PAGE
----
Major Oil Marketers Says N130.7Bn Debt Hampering Investment In Nigeria’s Downstream Sector 

Yemisi Izuora 

Nigeria’s Major Oil Marketers have informed government that rising interest on subsidy arrears owed to its members is hampering investment in the downstream sub sector of the oil industry.

They also warned of dire consequences of current regime which allows the Nigerian National Petroleum Corporation, NNPC, to shoulder responsibilities of importing products.

At a press conference in Lagos Monday, chairman Major Oil Marketers Association of Nigeria, MOMAN, Mr.Andrew Gbodume disclosed that outstanding payments to its members stands at N130.7 billion covering a period of four years.

Gbodume said as a result of the debt marketers have not been able to make further investments apart from not embarking on products importation to augment NNPC’s efforts.

He also, noted that the current system which allows the Corporation to hold monopoly of importation is not sustainable and as such stakeholders should be allowed to proffer solutions and come up with a new sustainable model for the country.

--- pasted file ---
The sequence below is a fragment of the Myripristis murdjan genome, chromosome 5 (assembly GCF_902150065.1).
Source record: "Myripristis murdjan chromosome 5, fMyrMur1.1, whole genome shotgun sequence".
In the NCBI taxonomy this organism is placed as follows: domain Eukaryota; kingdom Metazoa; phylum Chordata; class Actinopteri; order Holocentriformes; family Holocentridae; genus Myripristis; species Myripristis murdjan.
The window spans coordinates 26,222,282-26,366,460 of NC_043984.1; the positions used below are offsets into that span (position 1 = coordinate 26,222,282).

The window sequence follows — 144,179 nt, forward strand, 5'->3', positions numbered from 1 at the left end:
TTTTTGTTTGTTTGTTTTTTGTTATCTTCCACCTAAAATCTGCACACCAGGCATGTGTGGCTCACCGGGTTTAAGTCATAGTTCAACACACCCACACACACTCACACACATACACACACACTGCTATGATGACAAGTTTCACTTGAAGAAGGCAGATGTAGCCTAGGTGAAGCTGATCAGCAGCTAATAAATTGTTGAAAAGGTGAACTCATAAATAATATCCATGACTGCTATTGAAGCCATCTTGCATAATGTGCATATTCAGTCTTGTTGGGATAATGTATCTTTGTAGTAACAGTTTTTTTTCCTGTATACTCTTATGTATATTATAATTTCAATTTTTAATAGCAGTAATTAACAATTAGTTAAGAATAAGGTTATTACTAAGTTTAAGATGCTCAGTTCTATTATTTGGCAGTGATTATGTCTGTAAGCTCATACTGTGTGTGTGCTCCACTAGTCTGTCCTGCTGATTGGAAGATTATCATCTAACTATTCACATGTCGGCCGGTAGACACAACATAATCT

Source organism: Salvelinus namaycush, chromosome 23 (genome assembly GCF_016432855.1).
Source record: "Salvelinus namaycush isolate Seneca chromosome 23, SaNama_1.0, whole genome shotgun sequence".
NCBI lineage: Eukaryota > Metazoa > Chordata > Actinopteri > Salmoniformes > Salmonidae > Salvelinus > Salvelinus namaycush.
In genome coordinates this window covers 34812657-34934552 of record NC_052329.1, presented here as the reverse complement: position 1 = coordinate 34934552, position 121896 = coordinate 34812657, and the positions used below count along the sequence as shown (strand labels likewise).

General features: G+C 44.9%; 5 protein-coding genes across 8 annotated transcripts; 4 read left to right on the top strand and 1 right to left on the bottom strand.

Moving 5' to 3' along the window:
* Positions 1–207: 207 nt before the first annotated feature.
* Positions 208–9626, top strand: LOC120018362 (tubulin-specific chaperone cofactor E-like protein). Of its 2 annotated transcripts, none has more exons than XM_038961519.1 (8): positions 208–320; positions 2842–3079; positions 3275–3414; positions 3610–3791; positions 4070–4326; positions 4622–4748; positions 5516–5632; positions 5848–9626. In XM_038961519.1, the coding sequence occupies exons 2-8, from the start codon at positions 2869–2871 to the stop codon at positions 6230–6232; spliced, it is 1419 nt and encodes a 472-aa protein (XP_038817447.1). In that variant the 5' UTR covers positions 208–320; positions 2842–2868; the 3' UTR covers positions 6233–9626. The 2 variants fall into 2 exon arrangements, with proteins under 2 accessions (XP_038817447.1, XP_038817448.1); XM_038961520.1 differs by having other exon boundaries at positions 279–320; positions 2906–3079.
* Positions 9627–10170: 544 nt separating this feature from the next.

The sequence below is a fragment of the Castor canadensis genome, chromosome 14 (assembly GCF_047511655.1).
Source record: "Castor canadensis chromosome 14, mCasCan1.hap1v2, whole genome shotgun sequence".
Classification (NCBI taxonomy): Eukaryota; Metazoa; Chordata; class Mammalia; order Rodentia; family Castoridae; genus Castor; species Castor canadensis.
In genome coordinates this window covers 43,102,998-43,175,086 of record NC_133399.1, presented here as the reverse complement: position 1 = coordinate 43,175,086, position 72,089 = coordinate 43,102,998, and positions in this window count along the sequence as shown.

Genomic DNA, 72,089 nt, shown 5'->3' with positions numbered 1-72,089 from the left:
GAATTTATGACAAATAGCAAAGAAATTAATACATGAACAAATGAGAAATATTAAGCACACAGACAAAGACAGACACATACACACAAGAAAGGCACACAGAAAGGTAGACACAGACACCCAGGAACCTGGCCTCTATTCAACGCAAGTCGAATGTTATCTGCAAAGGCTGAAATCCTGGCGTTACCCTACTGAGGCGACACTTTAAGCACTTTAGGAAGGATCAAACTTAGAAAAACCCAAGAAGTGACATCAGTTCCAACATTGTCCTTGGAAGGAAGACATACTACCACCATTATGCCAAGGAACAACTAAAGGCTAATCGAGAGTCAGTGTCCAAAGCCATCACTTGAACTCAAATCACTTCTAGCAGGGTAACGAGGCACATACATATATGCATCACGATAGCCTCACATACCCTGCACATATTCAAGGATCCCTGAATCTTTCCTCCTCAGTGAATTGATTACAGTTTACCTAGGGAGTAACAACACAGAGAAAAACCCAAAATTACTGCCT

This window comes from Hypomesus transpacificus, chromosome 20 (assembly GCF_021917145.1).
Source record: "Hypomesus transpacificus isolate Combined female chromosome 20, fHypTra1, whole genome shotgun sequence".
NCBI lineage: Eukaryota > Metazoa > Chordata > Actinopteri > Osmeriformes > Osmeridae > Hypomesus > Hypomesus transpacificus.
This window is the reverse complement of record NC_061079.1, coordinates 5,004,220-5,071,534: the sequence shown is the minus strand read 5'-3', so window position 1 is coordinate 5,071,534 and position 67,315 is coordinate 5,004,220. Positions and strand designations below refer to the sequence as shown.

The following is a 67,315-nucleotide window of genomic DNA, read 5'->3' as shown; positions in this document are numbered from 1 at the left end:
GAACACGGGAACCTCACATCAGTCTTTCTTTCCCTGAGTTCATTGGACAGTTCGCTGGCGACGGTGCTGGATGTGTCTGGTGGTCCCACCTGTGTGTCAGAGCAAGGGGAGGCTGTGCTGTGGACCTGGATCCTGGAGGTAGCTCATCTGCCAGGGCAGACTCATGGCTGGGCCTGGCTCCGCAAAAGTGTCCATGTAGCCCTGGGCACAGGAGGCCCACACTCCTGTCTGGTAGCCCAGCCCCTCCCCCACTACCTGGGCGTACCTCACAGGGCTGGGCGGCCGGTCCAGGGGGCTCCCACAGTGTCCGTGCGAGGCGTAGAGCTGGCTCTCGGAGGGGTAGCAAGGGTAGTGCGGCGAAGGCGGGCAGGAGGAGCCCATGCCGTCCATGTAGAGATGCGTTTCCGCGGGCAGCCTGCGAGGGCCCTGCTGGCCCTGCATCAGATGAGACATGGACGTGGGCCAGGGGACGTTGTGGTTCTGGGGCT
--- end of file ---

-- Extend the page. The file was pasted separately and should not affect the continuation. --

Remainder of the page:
The chairman said so far no fresh investment has been made by existing operators because they are cash strapped and some are even battling to pay salaries.

“The banks are no more willing to lend money to downstream operators because they are not sure when they will recover their money. We also cannot embark on any  expansion projects because we cannot access funds”, he lamented.

More worrisome is the idea where NNPC will allocate members products with only two weeks repayment window after which interest would be charged.

“We need todiscuss new system of supply, petroleum economics is technical and we need to debate this and agree on a workable supply arrangements and also there is urgent need to regularly review the pricing template.

We believe the path to fully achieving a sustainable environment for the Nigerian petroleum industry begins with the downstream private sector. We feel the time is now to encourage a well informed and honest debate amongst ourselves as Nigerians on our downstream pricing policy, showing sensitivity to the fears of Nigerians and the challenges we face as a people and as an economy, to arrive at an equitable but sustainable business model”, he reasoned.

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